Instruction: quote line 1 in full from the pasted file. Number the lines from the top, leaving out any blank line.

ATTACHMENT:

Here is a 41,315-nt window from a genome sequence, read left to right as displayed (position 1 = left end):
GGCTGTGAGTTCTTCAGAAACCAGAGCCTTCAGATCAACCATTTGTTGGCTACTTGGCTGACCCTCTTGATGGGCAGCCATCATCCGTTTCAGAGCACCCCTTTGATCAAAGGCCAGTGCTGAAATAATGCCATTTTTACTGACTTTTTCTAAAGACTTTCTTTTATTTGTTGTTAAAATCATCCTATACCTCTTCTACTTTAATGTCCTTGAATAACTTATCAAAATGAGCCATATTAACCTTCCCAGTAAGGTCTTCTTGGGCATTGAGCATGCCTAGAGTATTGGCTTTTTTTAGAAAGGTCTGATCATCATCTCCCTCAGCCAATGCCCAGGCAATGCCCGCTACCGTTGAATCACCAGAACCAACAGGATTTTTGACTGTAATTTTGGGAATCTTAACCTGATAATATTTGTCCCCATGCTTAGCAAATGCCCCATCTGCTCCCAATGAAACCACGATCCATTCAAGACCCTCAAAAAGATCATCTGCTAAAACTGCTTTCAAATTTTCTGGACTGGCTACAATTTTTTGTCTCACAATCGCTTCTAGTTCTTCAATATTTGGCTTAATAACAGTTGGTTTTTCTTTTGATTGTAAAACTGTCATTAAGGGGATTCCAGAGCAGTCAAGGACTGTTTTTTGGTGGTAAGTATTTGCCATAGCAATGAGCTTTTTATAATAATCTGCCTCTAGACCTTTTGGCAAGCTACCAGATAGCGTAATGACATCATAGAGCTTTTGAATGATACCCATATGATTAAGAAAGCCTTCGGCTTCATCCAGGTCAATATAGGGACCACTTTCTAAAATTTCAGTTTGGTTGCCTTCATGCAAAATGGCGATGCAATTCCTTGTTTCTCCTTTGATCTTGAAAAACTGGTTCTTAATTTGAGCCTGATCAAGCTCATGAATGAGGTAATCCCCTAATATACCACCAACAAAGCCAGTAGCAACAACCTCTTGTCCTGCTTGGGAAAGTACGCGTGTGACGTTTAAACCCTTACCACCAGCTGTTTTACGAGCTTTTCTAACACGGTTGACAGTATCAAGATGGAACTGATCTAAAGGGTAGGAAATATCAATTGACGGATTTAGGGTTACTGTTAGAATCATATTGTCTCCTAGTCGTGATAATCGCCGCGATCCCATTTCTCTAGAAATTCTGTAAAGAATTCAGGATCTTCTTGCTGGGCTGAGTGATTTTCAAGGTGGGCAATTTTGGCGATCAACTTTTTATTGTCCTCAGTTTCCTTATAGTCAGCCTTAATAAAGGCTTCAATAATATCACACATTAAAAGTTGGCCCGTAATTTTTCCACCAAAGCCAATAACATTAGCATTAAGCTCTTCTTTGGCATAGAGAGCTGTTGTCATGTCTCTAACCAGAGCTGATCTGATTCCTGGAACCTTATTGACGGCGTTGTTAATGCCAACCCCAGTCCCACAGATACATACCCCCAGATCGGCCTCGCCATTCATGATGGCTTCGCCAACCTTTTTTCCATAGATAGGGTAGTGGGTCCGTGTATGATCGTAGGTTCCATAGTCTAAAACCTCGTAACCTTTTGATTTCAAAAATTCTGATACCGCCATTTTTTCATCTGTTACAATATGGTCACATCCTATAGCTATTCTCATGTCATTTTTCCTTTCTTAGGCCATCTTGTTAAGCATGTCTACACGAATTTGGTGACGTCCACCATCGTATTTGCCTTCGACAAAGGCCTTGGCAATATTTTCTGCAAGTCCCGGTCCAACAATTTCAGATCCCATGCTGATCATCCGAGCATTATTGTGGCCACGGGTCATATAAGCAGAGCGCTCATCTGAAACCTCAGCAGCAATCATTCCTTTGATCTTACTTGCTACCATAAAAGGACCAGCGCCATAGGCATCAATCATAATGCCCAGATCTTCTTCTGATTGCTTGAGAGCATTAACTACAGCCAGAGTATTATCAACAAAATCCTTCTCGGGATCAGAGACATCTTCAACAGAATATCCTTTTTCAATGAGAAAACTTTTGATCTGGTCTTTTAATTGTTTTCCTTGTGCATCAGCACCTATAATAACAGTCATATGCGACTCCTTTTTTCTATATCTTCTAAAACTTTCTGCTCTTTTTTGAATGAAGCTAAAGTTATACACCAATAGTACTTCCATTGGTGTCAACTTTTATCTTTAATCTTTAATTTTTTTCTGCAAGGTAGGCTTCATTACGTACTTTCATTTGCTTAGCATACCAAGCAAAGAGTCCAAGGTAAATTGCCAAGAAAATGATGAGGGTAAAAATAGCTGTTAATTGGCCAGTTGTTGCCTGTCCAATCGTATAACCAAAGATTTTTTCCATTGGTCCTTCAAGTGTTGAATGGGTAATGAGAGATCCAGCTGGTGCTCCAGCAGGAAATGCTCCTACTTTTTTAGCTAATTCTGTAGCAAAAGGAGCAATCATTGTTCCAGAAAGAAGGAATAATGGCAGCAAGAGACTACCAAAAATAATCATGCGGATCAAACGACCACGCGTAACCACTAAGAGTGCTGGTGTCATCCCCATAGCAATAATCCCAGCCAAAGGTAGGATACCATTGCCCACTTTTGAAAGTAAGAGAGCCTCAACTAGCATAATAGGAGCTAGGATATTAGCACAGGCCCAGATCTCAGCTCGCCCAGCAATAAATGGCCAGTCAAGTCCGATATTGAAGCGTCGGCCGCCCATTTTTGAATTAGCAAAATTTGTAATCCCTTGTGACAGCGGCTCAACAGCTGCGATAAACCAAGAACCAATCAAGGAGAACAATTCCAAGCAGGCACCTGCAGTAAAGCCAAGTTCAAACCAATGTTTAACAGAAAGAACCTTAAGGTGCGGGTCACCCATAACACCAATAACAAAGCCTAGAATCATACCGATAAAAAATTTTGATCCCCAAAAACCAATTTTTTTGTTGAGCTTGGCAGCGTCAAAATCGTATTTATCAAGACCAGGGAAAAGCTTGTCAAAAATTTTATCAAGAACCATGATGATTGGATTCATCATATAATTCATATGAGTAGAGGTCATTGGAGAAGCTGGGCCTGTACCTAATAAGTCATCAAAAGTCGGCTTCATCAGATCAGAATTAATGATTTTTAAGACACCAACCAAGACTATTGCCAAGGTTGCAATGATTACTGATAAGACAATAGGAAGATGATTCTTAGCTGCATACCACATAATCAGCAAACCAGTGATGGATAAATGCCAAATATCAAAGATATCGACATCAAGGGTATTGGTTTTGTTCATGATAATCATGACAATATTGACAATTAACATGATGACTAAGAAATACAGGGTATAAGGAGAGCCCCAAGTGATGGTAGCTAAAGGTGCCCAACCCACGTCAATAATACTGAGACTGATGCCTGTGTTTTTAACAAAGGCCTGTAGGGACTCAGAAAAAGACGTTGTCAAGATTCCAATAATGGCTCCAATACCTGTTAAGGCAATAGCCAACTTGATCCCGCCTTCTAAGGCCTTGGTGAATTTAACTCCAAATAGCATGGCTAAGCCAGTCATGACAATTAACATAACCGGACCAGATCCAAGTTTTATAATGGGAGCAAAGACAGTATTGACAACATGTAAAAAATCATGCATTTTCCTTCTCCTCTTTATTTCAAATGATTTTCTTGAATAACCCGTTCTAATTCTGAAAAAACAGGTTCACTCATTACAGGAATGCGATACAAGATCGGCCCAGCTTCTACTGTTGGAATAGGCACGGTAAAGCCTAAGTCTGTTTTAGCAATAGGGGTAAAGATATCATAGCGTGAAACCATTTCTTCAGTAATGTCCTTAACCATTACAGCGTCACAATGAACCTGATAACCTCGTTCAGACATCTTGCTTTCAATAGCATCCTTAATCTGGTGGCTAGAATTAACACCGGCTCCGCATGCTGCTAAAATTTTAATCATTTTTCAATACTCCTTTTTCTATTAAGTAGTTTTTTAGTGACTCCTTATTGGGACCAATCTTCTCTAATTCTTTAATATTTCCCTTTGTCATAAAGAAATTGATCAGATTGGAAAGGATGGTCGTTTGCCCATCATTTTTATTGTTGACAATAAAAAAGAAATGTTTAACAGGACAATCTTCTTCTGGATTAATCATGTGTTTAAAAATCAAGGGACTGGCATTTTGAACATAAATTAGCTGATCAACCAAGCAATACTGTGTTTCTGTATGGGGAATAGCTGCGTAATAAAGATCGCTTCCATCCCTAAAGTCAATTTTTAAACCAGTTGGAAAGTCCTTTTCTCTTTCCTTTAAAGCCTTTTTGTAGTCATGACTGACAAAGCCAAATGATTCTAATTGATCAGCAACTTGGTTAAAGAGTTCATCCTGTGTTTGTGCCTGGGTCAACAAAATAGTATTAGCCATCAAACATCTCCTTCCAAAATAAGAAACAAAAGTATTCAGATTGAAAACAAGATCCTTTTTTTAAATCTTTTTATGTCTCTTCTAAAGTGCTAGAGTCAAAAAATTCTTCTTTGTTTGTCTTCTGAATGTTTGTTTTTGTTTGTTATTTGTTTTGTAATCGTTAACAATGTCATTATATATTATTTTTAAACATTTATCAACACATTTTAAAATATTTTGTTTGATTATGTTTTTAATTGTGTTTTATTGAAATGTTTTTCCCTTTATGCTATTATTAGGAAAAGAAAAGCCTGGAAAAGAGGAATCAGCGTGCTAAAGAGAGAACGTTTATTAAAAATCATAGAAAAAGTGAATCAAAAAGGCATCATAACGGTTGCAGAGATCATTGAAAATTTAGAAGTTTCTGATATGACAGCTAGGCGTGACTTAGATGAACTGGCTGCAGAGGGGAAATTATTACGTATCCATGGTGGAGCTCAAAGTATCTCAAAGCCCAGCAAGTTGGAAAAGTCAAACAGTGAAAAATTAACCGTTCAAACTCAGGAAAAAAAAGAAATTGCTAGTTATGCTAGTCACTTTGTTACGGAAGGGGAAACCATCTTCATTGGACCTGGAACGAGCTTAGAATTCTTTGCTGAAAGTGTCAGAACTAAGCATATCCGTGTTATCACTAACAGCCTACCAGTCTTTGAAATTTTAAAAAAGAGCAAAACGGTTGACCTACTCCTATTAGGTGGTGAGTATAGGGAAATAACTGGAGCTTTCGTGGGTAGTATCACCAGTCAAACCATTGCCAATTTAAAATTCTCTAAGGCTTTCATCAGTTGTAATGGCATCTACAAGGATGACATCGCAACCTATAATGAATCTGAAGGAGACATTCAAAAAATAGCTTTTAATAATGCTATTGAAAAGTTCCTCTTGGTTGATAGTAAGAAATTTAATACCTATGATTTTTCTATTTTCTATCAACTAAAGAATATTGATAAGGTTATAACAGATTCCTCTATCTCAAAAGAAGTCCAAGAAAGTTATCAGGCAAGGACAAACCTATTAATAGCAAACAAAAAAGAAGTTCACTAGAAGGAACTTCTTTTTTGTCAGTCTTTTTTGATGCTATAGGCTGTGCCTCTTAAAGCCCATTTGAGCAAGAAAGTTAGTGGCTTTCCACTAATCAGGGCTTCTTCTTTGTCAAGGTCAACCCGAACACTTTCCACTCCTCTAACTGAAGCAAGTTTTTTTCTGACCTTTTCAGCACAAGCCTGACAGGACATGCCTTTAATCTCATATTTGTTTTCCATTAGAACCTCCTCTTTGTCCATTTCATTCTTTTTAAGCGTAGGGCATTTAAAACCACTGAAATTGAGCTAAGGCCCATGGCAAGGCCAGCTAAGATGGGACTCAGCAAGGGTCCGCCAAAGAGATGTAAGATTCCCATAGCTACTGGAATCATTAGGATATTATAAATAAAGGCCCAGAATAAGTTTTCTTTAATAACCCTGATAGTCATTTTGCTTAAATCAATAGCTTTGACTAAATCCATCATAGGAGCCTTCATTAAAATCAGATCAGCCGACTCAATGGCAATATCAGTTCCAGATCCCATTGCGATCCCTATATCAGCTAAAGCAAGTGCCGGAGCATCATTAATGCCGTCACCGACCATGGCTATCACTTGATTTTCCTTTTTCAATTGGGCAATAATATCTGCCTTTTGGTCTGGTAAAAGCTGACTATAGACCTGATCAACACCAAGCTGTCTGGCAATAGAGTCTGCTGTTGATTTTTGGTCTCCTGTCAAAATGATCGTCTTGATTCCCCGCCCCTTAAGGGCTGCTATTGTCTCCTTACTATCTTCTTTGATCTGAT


Here is a 41,315-nt window from a genome sequence, read left to right as displayed (position 1 = left end):